By LAUREL WILSON, The Daily News, lwilson@bgdailynews.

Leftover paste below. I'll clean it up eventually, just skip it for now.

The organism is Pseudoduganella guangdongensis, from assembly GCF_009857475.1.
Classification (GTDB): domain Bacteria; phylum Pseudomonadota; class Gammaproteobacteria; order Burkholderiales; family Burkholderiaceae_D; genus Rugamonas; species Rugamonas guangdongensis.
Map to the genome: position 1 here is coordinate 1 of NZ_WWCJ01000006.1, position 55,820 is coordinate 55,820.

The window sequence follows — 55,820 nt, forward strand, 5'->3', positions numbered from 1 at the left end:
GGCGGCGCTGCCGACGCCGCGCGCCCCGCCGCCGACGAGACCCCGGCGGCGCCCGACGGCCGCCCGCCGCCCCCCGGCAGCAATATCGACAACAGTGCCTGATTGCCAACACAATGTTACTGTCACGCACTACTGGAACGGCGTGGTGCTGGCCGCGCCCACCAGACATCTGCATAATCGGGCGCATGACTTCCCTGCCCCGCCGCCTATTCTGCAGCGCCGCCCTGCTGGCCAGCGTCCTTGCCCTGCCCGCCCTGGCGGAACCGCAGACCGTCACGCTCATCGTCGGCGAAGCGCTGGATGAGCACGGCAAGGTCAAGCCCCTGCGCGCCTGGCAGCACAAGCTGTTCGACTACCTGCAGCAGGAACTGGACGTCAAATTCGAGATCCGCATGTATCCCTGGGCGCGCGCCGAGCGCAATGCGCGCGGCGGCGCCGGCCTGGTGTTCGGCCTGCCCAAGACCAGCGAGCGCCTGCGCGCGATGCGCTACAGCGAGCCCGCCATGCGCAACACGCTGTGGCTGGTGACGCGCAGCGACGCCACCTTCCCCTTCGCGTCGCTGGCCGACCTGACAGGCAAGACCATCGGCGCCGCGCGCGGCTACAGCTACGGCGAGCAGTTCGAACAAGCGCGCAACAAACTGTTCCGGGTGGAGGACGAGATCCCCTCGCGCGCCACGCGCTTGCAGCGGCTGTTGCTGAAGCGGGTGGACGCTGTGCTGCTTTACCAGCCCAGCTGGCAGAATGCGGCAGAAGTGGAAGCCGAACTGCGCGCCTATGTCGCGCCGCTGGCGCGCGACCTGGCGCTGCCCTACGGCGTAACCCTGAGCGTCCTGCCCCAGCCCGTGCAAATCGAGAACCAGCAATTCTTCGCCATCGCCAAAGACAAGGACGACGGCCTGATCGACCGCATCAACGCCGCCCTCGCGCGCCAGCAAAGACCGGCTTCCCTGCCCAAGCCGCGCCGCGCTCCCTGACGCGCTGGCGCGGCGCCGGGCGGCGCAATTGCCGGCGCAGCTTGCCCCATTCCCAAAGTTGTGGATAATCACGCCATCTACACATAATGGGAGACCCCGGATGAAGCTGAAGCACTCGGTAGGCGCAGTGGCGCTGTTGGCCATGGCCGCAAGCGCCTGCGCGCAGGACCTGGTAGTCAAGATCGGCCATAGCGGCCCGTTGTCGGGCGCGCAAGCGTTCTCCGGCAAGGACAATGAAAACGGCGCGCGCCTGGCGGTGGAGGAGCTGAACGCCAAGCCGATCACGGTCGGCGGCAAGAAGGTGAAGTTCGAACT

Like many students at Bowling Green Technical College, Marsha Shorts of Scottsville plans to transfer to a four-year university after earning an associate’s degree.But trying to find out what classes she needs to get into a four-year program has been complicated and time-consuming for Shorts. However, a website launched last week aims to ease the transfer process from a Kentucky community or technical college to a state university.Shorts is interested in enrolling in an online business program at Morehead State University when she graduates from BGTC in December.But when she inquired about transfer requirements at Morehead State, she received a huge stack of course listings that weren’t up to date, she said.“It was a little confusing,” Shorts said. So she was excited when she found out about the new website KnowHow2Transfer.org, which provides students in the Kentucky Community and Technical College System with a clear guide to transferring.“This is a lot simpler to understand,” Shorts said of the website.On the website, Shorts is able to plug in the KCTCS campus she attends and the four-year university she wants to transfer to, producing a list of classes she should take at BGTC to get into the bachelor’s degree program she wants.“Compared to the stack of 80 papers Morehead sent, this is better,” Shorts said. Shorts said she wishes the website had been around sooner so she could have avoided taking the wrong class one semester. Still, she thinks a lot of current and future BGTC students will benefit from the new website.“I think it’s a great idea that they’ve done it,” Shorts said. “It will help (students) plot their degree.” State legislators asked KCTCS and four-year state universities to work together to create the website, which has been a few years in the making, said James McCaslin, associate vice president for academic affairs at BGTC.“It finally came to fruition,” McCaslin said.In the past, students had to keep in touch with their academic adviser to make sure they were on track to transfer, but now they can get consistent and up-to-date information 24/7, he said.“They’ll know from the beginning what classes they need to take,” McCaslin said.Before the website was in place, students had sometimes taken classes they didn’t need or had missed a class they did need, he said.“This should alleviate a good deal of that,” McCaslin said.